Bull Breeding Soundness Exams, Do They Cost or Pay?
by Dave Sparks, DVM
Today lets look at three popular misconceptions about bull breeding soundness exams. The first is the idea that “He’s been getting calves for several years, why would he have a problem now?” Things change. Bulls get infections, tumors, and injuries, all of which can reduce their effectiveness. Even just advancing age can lower a bull’s fertility level. The second thought is “This young bull just came from a production sale and he was guaranteed.” Many bull sellers guarantee their bull in lieu of testing, not after testing. He might be guaranteed, but this isn’t much help if you are not aware of a problem until next fall when you pregnancy test. In addition, if you don’t get back to the seller until you know you have open cows, he may not honor the guarantee. He may feel that the problem is due to something that happened in the several months that the bull was in your possession. He sure isn’t going to assume the liability for your open cow problem. Have new bulls tested soon after you get them home. The third misconception is that the purpose for checking bulls is to eliminate sterile bulls. There are not very many sterile bulls, but there are a lot of bulls with reduced fertility.
Creekstone Ready, Willing & Able – But Waiting – To Test Animals For BSE
While awaiting a decision from USDA as to whether the agency will appeal a recent federal court ruling allowing Creekstone Farms Premium Beef to test its cattle for bovine spongiform encephalopathy, the company is preparing its testing protocols.
Creekstone has already constructed a state-of-the-art laboratory and, company officials say, “is positioned at this time to implement its stated plans for BSE testing of some or all of the cattle it processes” at its Arkansas City, Kan., plant.
Managing the breeding season
The hay shortage has forced livestock producers to make tough decisions that may have long-term repercussions on the health, performance and profitability of their animals. Jane Parish, beef cattle specialist with Mississippi State University’s Extension Service, says surplus hay is difficult to find, and the traditional spring forage flush is not yet available. She gets calls daily from producers looking for more hay.
“Now, producers have to make sure their cattle are in good enough condition for spring breeding in April and May. Once they calve, it is hard to get weight on them to be ready to breed the next season.” She is concerned that conception rates this spring will be lower because of the condition of the cattle.
A commentary on strategies for selecting your next yearling herd bull
by Bruce Gordon
American Chianina Journal
As a past sire selection specialist for Alta Genetics, I traveled the U.S. and Canada for nine years purchasing and leasing elite genetics from several top seedstock herds representing all breeds. Today the most frequent question I’m still quizzed on is what to look for in choosing a herd sire. So here are a few of my strategies.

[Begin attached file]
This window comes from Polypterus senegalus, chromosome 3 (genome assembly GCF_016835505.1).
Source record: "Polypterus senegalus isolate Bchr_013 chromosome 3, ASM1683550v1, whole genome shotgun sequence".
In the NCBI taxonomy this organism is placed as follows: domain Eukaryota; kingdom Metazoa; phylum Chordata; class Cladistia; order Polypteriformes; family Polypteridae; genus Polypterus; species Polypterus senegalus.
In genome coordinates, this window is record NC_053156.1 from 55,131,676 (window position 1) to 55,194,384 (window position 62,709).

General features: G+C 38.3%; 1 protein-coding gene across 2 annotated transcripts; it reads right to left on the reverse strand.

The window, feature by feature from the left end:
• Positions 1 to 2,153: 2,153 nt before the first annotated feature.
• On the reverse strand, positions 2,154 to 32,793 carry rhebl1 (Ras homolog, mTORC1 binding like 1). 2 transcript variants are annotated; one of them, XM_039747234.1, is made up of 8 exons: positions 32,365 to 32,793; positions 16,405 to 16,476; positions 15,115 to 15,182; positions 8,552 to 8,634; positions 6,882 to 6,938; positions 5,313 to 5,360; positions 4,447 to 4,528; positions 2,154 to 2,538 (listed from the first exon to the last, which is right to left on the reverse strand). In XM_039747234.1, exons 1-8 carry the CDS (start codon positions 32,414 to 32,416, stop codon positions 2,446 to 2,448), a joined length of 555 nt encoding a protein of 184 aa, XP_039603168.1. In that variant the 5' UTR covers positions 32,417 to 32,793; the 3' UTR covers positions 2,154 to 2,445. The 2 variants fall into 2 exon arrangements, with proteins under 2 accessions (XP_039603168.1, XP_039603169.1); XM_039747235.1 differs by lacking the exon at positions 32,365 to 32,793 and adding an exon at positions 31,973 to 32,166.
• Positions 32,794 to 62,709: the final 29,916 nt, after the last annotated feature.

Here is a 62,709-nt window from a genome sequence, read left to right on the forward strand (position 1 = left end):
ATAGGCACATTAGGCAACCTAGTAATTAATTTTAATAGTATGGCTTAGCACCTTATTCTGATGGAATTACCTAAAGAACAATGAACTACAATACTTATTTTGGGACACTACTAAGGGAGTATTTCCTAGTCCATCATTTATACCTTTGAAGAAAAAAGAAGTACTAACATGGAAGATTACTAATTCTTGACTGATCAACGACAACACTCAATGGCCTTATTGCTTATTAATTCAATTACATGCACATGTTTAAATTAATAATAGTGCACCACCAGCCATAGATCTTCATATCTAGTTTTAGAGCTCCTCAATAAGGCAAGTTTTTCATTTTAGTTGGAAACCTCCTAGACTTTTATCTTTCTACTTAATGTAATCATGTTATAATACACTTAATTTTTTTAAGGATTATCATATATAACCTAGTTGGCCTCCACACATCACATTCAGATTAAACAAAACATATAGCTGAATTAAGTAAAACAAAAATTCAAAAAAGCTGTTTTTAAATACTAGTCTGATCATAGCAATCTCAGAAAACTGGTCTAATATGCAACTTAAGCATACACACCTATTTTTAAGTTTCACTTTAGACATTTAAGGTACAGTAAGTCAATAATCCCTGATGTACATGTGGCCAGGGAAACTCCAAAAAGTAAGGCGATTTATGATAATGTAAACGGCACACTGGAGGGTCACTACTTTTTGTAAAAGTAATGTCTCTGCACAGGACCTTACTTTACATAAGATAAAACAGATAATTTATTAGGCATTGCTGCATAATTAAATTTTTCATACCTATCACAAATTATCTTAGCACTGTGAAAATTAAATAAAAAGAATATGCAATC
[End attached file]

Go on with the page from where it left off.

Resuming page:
Strategy 1 – Find reputable breeders to work with. As with any business, it’s a good idea to ask others who they’ve had successful relationships with based on customer service, integrity and bulls that have had longevity. When you hear favorable remarks about an operation numerous times, that’s a positive sign.
Leading Up to Breeding
Guidelines for getting cows and heifers ready for breeding season.
Though breeding season can be a frenzied few weeks in early spring and summer for most cattle operations, the key to a successful breeding season really begins much earlier. In fact, producers should plan for it year-round, say beef production specialists.
FULL STORY PDF
Lack of rain means no hay
Farmers find it difficult to grow grass, forced to pay higher feed prices
Huntsville Times (AL)
There’s no hay for sale at Harvest Feed Mill.
Owner Dian Henderson has turned down several customers, she said, because the lack of rainfall makes hay nearly impossible to grow.
“It all has to do with the drought,” Henderson said Monday. “We usually have enough to turn a surplus but not this year. It’s a bad situation.”
Phosphorus placement for forages key to success
By Dr. Adrian M. Johnston, Potash & Phosphate Institute
Farm and Ranch Guide
Forage crops have a big demand for phosphorus. This ranges from almost 10 pounds of P2O5 per ton of grass to 15 pounds per ton of alfalfa. Forages need phosphorus for photosynthesis, energy, cell division, carbohydrate production, protein synthesis, root development and early growth, winter hardiness, and nitrogen fixation in the case of legumes.